Text Box: Humour Verse Winners First Quarter 2015

First: The Oysters' Revenge by Brian Allgar

Second: I Can’t Complain Or Still, Mustn’t Grumble, Eh? by Anthony Holmes

Third: Spoolchucker by Judgement Dave

 

Click on the titles to read the three winning poems.

 

Judge’s Report for the first (and final) quarter of the humour verse competition 2015 from Barbara Scott-Emmett

 

1st: The Oysters' Revenge

Top of this quarter’s list is The Oysters' Revenge which develops the story of the oyster feast in Lewis Carroll’s nonsense poem The Walrus and the Carpenter. This time things don’t turn out so well for the Walrus and the Carpenter. Though the pair chomp and slurp with gusto they fall foul of the oysters and succumb to ‘maritime pollution’.

Following a similar rhyme-scheme to the original work, The Oysters' Revenge moves at a brisk pace and is faultless in its rhythm. I very much enjoyed the use of language in this piece, particularly the rhyming of ‘Rhenish’ with ‘greenish’ which inevitably makes the reader (this one anyway) say ‘grennish’ instead.  I also found myself putting on a silly voice (in my head) to mimic the “shrimp-like voice, but dafter” the oysters use when speaking. A work that can orchestrate the reading of itself is a gem indeed.

 

2nd: I Can’t Complain Or Still, Mustn’t Grumble, Eh?

In second place is I Can’t Complain Or Still, Mustn’t Grumble, Eh? The voice in this work is very distinctive and again encourages the reader to mimic the poem’s protagonist. Though written in a Cockney dialect it is easy to follow. Much of the fun comes from the way the words are spelled, for example, the use of ‘frob’ and ‘elf’ for throb and health. There are giggles aplenty here as we are taken through the litany of complaints and misunderstandings. The tone is conversational and the rhymes, though perfect, are unobstrusive. Another worthy winner.

 

3rd: Spoolchucker

Thirdly, I chose Spoolchucker for the way it mangles language while still being understandable. This poem tackles a problem of the technological age – the vagaries of spellcheckers and predictive text. The simple rhyming carries us through the poem as the words become more and more fractured and the reader is left to work out the meaning – which might be ruder than it looks.

 

As this is the last Humour Verse competition, I would like to make a couple of honourable mentions. The first is Telephone Belle written in the style of Hilaire Belloc which I enjoyed very much despite a misuse of the word disbursed instead of dispersed. The second is What’s The Best Poetry? (or Arguments For The Bestest-ever Poetic Form) a poem written in several different styles that was extremely clever but just didn’t make me laugh quite as much as the winners did.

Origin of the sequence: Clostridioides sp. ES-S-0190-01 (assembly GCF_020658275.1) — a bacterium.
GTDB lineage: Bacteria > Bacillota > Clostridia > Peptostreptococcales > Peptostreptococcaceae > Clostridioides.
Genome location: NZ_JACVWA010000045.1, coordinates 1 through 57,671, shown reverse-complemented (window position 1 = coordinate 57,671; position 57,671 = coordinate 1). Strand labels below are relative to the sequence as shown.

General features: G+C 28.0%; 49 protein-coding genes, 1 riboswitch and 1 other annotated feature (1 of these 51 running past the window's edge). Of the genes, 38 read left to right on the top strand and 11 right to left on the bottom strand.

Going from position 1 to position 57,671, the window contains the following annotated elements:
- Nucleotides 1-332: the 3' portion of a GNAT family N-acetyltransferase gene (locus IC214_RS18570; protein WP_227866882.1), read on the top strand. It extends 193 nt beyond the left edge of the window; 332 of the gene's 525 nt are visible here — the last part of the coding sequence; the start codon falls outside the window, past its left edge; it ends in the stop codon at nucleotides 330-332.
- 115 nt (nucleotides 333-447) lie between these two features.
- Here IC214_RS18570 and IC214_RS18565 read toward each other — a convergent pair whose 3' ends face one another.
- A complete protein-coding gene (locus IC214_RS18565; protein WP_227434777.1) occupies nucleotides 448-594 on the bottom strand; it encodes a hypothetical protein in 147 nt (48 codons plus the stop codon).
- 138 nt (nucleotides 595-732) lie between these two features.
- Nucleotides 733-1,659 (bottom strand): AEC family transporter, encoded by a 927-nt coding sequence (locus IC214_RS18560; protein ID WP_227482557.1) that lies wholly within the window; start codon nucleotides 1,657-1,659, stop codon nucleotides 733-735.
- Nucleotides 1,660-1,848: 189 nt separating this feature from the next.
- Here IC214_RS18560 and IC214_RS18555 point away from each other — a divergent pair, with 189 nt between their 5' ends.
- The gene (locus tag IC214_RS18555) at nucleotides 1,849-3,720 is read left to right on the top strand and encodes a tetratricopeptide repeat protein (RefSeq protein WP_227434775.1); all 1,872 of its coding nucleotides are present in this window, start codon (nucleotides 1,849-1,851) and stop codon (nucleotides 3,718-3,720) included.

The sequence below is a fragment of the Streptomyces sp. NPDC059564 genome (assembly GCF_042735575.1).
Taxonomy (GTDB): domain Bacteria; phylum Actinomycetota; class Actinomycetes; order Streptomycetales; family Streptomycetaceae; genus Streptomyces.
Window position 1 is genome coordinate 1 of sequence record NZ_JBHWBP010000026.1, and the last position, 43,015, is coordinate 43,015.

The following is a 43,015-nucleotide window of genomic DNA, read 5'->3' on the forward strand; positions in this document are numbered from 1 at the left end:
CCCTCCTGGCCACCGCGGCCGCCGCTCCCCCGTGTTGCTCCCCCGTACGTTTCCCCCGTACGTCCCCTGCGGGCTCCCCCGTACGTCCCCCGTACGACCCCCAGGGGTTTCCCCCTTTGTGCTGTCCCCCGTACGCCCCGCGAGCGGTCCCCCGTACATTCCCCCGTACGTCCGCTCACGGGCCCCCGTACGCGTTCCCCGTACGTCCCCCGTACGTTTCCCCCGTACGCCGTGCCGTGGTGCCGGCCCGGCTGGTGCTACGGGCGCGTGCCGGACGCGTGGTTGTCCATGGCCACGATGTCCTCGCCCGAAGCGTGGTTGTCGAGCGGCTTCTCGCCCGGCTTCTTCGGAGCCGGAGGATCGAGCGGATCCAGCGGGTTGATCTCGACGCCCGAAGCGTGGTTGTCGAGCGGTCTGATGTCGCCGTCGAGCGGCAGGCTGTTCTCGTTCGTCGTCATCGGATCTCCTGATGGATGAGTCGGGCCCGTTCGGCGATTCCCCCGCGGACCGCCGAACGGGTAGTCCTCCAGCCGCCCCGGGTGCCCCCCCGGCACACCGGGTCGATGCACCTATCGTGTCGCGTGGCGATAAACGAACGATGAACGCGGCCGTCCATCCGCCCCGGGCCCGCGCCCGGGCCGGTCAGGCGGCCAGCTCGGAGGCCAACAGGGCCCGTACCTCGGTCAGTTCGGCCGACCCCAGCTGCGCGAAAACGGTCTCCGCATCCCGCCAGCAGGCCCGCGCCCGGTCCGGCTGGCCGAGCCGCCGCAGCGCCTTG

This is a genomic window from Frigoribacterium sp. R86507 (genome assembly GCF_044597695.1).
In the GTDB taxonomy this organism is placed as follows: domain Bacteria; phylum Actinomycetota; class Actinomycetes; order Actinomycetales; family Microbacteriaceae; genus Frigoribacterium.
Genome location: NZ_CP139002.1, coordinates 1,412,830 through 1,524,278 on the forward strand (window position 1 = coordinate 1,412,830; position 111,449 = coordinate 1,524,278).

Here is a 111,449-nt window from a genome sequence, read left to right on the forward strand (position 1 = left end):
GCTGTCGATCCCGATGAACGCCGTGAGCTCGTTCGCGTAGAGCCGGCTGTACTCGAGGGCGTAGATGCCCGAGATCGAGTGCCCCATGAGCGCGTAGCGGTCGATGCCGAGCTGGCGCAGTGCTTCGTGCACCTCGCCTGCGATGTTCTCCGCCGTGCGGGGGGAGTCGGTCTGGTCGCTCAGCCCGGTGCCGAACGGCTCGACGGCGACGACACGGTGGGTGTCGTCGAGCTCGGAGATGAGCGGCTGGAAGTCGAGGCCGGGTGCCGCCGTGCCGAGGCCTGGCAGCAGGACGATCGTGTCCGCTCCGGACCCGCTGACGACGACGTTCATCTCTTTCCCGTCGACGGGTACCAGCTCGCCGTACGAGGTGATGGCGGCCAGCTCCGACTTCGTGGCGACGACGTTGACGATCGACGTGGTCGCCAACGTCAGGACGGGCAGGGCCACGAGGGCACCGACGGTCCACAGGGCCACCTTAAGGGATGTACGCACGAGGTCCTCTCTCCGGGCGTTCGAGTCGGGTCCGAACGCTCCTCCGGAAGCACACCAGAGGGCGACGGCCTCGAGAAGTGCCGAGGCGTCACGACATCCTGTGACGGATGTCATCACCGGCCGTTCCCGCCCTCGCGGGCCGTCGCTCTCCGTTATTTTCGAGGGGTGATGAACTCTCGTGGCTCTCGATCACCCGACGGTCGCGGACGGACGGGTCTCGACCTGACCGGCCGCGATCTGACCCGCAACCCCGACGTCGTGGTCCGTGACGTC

Congratulations to the winners and well done to all those shortlisted. Also I would like to say thank you to all entrants to this and previous competitions; I have enjoyed reading the submissions whenever I have been in the judge’s seat. Last but by no means least, I have to thank Lorraine Mace for giving me the opportunity to be involved in the Flash 500 Humour Verse competition.

 

We have regularly received several hundred entries each quarter, so those making the long and short lists should feel very proud.

 

Shortlist in alphabetical order

 

Absurd Password by Susanna Clayson

Crumpets by Catherine Kemp

I Can’t Complain Or Still, Mustn’t Grumble, Eh? by Anthony Holmes

Off the Scale by Martin Parker

Racing Demons by Sylvia Fairley

Saying Yes by Catherine Kemp

Spoolchucker by Judgement Dave

Telephone Belle by Hazel Osmond

The Oysters' Revenge by Brian Allgar

What’s The Best Poetry? (or Arguments For The Bestest-ever Poetic Form) by Judgement Dave

 

Long list in alphabetical order

 

A Virgin's Tale by Liz Thompson

Absurd Password by Susanna Clayson

Are you sitting comfortably? By Esme Penrose

Baby Benefits by Helen Elliott

Bedtime Manoeuvres Or The Constant Battle by Anthony Holmes

Butter me up, baby... by Niki Pearson

Crack by Brian Allgar

Crumpets by Catherine Kemp

Elf 'n' Safety by Sylvia Fairley

Evening Class by John Wilkins

Great Expectations by John Andrew Nield

I Can’t Complain Or Still, Mustn’t Grumble, Eh? by Anthony Holmes

In Praise of Beards by Sylvia Fairley

New Year Resolution by Karen Hill

Off the Scale by Martin Parker

Racing Demons by Sylvia Fairley

Sales Fans from Sittingbourne by Martin Parker

Saying Yes by Catherine Kemp

Seaside Postcard by Christine Griffin

Size Matters by John Andrew Nield

Spoolchucker by Judgement Dave

Telephone Belle by Hazel Osmond

The Bare Necessities by Esme Penrose

The day Bill's Knob Fell Off or Never Drop a Clanger in Cyprus by Don Wells

The Fork of All Knowledge by Judgement Dave

The Oysters' Revenge by Brian Allgar

The Rise and Fall of the Trololo Man by Harriet Blake

Vocal Locals by Susanna Clayson

Walk On By by Patsy Goodsir

What’s The Best Poetry? (or Arguments For The Bestest-ever Poetic Form) by Judgement Dave